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Last January, the Washington City Paper published an article entitled “Is Restaurant Week a Rip-Off? We Did the Math.” In 2011, the New York Post had an article called “Restaurant Week totally bites!” The same year, Boston Magazine posed the honest and eye-opening question, “Me and My Big Mouth: Does Restaurant Week Need To Die?”
Last Friday, the seventh of February, would have been J Dilla’s 40th birthday.
As New York Fashion Week Fall 2014 made its highly anticipated visit this past week, we were expectedly delighted by the sights of Jill Stuart’s funky interpretations of the little black dress, Ruffian’s tapestry-printed dresses and ruffled collars (inspired by Petrus Christus’ 15th century portraits), and Rebecca Taylor’s assemblage of minimalist menswear-inspired pieces. But although we adored Christian Siriano’s elegant modern collection inspired by 1950s glamour and Alexander Wang’s structured monochrome wool mini dresses, can we really say we were artistically stimulated, or even surprised by each designer’s choice of inspiration and consequent execution of his designs? Would it really have been that difficult to anticipate that Siriano would choose to design a collection inspired by classic femininity à la Dior circa 1957, while Wang would focus on rendering the austere minimalism that contributed so highly to his popularity last NYFW?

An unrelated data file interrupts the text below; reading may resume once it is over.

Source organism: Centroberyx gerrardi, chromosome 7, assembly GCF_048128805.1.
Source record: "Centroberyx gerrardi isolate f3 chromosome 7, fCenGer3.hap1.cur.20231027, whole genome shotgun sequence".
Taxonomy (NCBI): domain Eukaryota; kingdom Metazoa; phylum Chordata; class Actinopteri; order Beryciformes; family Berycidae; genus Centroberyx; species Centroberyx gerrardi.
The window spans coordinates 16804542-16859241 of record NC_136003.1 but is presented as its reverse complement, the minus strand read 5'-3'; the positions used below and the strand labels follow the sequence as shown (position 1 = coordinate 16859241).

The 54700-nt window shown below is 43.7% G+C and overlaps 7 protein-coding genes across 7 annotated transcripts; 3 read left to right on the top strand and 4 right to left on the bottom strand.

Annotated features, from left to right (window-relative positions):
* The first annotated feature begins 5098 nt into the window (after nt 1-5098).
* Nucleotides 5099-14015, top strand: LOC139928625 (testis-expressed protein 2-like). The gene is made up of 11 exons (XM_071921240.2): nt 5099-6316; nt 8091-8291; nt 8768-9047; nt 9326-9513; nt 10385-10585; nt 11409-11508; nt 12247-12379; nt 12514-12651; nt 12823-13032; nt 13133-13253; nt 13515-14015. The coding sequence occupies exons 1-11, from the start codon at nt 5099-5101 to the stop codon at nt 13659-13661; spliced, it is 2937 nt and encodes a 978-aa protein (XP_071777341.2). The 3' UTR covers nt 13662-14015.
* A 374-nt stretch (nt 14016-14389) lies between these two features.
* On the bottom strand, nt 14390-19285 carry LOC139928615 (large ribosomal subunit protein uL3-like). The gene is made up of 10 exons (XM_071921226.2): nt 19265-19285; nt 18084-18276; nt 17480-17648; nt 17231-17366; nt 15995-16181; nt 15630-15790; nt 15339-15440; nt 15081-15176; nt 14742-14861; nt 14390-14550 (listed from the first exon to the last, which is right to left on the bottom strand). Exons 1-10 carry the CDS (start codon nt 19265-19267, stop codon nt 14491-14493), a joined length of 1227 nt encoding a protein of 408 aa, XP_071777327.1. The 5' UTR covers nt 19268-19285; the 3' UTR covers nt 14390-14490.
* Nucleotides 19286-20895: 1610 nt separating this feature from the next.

There are times when I ask myself, what is the point of everything I’m doing? What is the end goal? Do I even have an end goal?
The last few weeks have seen a whirlwind of activity in the entertainment sphere and most of it is related to news that indubitably makes the general public lose the little faith we had in the giants we call celebrities.
If you think about it, resolutions make no sense. Practically speaking that is – since they almost never last. You always find yourself making all of these grand plans at the start of the year, only to pig out on the leftovers of that fantastic cake you had on New Year’s soon after.
Men, men, men.
When it comes to sartorially expressing oneself, there are two tactics that the strategic enthusiast employs. First, she identifies her charming quirks and current fascinations, and collects statement pieces capable of highlighting her unorthodoxy. These items may include –but are not limited to—leather fringed batwing tops, white hexagonal shades, and lace-up platform booties decorated with unicorns. This method essentially involves building what I like to call one’s “fashion repertoire,” or the visual sartorial vocabulary with which one identifies herself at the present moment.
Even before there were throwback Thursdays on Instagram, looking through old photo albums was always something my family and I ended up doing whenever there was a lull in activity. We must have at least 10 varying sizes of photo albums stacked in the kitchen closet. Every time we flip through the pages full of pictures of when we were all young, my mom and dad recount the stories that went along with a select few.